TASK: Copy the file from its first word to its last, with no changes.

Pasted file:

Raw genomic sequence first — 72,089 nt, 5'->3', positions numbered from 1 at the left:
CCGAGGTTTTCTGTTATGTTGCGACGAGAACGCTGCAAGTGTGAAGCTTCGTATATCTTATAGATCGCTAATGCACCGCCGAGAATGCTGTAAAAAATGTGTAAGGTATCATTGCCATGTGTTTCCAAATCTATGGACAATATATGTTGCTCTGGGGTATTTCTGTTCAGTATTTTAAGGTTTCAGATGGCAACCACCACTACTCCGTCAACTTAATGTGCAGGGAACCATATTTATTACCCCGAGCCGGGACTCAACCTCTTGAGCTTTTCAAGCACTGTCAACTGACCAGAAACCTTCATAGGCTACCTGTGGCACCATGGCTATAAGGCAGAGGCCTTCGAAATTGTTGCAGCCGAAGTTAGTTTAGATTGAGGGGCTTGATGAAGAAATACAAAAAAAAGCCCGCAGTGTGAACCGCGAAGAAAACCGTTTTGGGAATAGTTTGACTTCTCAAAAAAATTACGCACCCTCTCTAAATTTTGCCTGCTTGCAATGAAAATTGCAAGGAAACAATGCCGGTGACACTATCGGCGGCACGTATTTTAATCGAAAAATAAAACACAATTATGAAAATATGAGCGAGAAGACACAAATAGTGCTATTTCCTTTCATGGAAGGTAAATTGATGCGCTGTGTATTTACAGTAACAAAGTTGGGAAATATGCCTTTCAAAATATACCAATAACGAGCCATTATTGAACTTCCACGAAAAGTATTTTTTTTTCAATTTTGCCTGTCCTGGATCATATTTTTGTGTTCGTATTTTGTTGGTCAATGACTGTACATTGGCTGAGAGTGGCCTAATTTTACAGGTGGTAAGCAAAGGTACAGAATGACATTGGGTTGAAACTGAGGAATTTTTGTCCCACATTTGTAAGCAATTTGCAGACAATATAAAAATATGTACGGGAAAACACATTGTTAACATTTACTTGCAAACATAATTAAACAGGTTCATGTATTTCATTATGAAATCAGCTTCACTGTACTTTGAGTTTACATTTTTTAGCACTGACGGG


Raw genomic sequence first — 72,089 nt, 5'->3', positions numbered from 1 at the left:
CCGAGGTTTTCTGTTATGTTGCGACGAGAACGCTGCAAGTGTGAAGCTTCGTATATCTTATAGATCGCTAATGCACCGCCGAGAATGCTGTAAAAAATGTGTAAGGTATCATTGCCATGTGTTTCCAAATCTATGGACAATATATGTTGCTCTGGGGTATTTCTGTTCAGTATTTTAAGGTTTCAGATGGCAACCACCACTACTCCGTCAACTTAATGTGCAGGGAACCATATTTATTACCCCGAGCCGGGACTCAACCTCTTGAGCTTTTCAAGCACTGTCAACTGACCAGAAACCTTCATAGGCTACCTGTGGCACCATGGCTATAAGGCAGAGGCCTTCGAAATTGTTGCAGCCGAAGTTAGTTTAGATTGAGGGGCTTGATGAAGAAATACAAAAAAAAGCCCGCAGTGTGAACCGCGAAGAAAACCGTTTTGGGAATAGTTTGACTTCTCAAAAAAATTACGCACCCTCTCTAAATTTTGCCTGCTTGCAATGAAAATTGCAAGGAAACAATGCCGGTGACACTATCGGCGGCACGTATTTTAATCGAAAAATAAAACACAATTATGAAAATATGAGCGAGAAGACACAAATAGTGCTATTTCCTTTCATGGAAGGTAAATTGATGCGCTGTGTATTTACAGTAACAAAGTTGGGAAATATGCCTTTCAAAATATACCAATAACGAGCCATTATTGAACTTCCACGAAAAGTATTTTTTTTTCAATTTTGCCTGTCCTGGATCATATTTTTGTGTTCGTATTTTGTTGGTCAATGACTGTACATTGGCTGAGAGTGGCCTAATTTTACAGGTGGTAAGCAAAGGTACAGAATGACATTGGGTTGAAACTGAGGAATTTTTGTCCCACATTTGTAAGCAATTTGCAGACAATATAAAAATATGTACGGGAAAACACATTGTTAACATTTACTTGCAAACATAATTAAACAGGTTCATGTATTTCATTATGAAATCAGCTTCACTGTACTTTGAGTTTACATTTTTTAGCACTGACGGG